Whenever I'm in my car, stuck in traffic or not, I wish with all my might that I was on my bike instead. No matter how windy, rainy or snowy it might be, and especially if it's sunny and warm, I'm instantly jealous of anyone I see riding their bike with vigor and a broad smile stretched across their rosy-cheeked face. When biking is truly not an option, I'd settle for the C train, so that I could at least let my mind wander or read a book while someone else takes me home.
Other times, when I am commuting on my bike, I secretly laugh at all the poor souls stuck in their cars and wonder why they don't know just how liberating and wonderful it is to commute by bike. I relish the wind in my face, the efficiency of my bicycle and the dollars that remain in my pocket as a result. And I particularly enjoy realizing that for many destinations in the city, door-to-door commuting times by bike are often on par with those achieved by car, especially once you consider finding and paying for parking, then walking from your car to the door. I always feel glad when I take my bike instead.
But alas, I've lived in Calgary for 15 years, and have sadly fallen prey to the myth that cars provide freedom and that one needs a car to survive in this city. I'm not the only one -- this is a city driven by cars, and by the attitude that a car is the only option available to transport oneself. And yet I don't know a single person who loves, or even likes, driving around the city, but we all seem to do it without question.
Why do we mindlessly accept what is deemed a necessary evil when so many have discovered otherwise? Sure there are status, social norms, personal choice and comfort to consider but the notion that cars equal freedom is a grand illusion.
I will admit, that in a land as vast and ambitious as Calgary -- in fact, its land mass covers over 5,000 square kilometers, making it the single largest metropolitan city in North America -- it is necessary to have a car in many circumstances. Getting to the airport, for example, or to the mountains, or to some obscure specialty shop tucked away where no train or bike path goes. But if you simply change the way you think, you will realize that in the grand scheme of your busy day, there is more than one way to get from your usual A to B.
A couple of months ago I took the train to an elementary school for a presentation that was way down south. It took almost one hour to get there. During that hour I read the news on my phone and read a chapter of my book. At that time of day, in traffic, it would have taken me at least 45 minutes to drive. But I also would have spent at least 15 minutes in the morning reading the news online at the kitchen table. The end result was the same -- I reached my destination and read the paper in a total of one hour, only how I got there had changed -- no stress, no traffic jams, no parking to find or pay for.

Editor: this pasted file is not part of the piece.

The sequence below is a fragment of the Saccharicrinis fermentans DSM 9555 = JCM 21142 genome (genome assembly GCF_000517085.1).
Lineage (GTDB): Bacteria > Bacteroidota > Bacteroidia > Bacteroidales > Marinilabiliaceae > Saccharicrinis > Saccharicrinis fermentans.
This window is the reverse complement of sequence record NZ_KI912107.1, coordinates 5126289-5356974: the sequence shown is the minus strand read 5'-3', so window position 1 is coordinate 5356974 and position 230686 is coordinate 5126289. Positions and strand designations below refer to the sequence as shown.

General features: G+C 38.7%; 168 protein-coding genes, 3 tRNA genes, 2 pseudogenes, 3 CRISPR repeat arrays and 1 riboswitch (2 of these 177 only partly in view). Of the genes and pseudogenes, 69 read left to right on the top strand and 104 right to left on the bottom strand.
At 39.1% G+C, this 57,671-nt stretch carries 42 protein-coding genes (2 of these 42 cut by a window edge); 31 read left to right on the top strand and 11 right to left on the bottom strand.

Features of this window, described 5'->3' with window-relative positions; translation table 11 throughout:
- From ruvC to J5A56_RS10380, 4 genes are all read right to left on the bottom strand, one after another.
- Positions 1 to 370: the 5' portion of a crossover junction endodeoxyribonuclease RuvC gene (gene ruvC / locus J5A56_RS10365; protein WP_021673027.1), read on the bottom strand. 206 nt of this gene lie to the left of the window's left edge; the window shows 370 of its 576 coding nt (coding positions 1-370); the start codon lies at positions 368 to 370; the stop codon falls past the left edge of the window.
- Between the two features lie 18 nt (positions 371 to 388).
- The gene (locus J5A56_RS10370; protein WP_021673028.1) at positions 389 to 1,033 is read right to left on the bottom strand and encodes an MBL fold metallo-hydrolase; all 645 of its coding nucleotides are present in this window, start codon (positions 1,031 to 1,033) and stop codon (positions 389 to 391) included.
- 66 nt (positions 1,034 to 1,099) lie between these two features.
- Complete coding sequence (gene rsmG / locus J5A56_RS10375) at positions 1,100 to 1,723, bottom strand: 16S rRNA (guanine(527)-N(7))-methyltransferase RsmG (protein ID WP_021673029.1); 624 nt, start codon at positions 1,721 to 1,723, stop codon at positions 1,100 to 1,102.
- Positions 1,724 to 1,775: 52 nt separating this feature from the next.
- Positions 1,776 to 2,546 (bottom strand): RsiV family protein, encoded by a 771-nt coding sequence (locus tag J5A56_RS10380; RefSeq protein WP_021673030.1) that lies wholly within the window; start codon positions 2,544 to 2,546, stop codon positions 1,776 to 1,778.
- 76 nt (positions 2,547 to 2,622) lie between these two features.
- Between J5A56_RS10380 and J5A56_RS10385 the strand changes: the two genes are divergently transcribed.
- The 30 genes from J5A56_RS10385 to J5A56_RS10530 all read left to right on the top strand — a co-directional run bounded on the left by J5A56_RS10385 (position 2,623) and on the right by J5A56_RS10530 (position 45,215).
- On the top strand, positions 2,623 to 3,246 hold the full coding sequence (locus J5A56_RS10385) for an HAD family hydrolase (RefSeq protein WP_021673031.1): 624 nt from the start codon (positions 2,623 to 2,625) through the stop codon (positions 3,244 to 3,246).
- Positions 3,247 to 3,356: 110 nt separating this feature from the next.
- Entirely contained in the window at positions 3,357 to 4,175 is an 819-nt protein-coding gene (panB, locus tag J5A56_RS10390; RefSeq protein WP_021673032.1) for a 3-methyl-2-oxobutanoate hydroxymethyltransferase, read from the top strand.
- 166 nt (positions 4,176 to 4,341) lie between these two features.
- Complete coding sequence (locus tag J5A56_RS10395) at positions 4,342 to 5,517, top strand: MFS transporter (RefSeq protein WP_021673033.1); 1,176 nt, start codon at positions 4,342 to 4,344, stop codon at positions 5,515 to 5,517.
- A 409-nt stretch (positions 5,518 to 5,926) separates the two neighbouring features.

In fact, I've often driven somewhere in this city only to realize when I get there that I could easily have taken my bike or the train instead. Too often I've let myself slip into the city-made trap of believing that taking my car is faster or better.
Even though I happen to be fairly environmentally conscious, what I'm advocating for here isn't radical environmentalism or activism or trying to save the planet. But rather a mind shift in how we live our lives and that an alarmingly simple change in the way we structure our time can drastically improve our quality of life. Save money, get exercise, reduce stress, have fun, be outside, simultaneously! How can anyone convincingly argue against that?
Of course there are so many reasons not to do it... kids, distance, weather, lack of bike skills, too hard, not enough time, getting sweaty, looking like a geek... There will always be reasons not to do something, even something as simple and efficient as riding your bike to work. It's a shame that we get so sucked in by convention as opposed to common sense.
A few months ago, I met an optometrist who lived less than a 10-minute walk from his office. He chose to drive to work every day, even though it took him longer than walking, for the sole reason of not wanting to leave his expensive car sit unused in the garage all day. I cannot think of anything more ridiculous than that, including me showing up to an appointment in spandex shorts and cycling shoes.
It's true that I look like a geek in my cycling gear, even more so when I stop at the grocery store on the way home and walk around with my helmet on. But you see, I spent 23 years racing on long blades in a full spandex suit with a hood, so obviously I don't have a problem with looking like a geek. Somehow I'd rather look like a geek than waste an hour of my day sitting behind the wheel of a fabricated illusion of freedom, only to go park it at the gym and sit on an indoor stationary bike under the pretense of time well spent.
Of course I still drive places, but a lot less often than I used to. It's not always easier or faster to take my bike, and it does require a little bit of extra preparation. Riding up the steep hill on Home Road into a headwind is tough, and sometimes I grit my teeth to make it to the top. But life wasn't meant to be easy, it was meant to be good. And good is about shifting the way you see things to discover that getting from A to B on two wheels can mean gritting your teeth and smiling at the same time.
For more by Kristina Groves, click here.
For more on mindfulness, click here.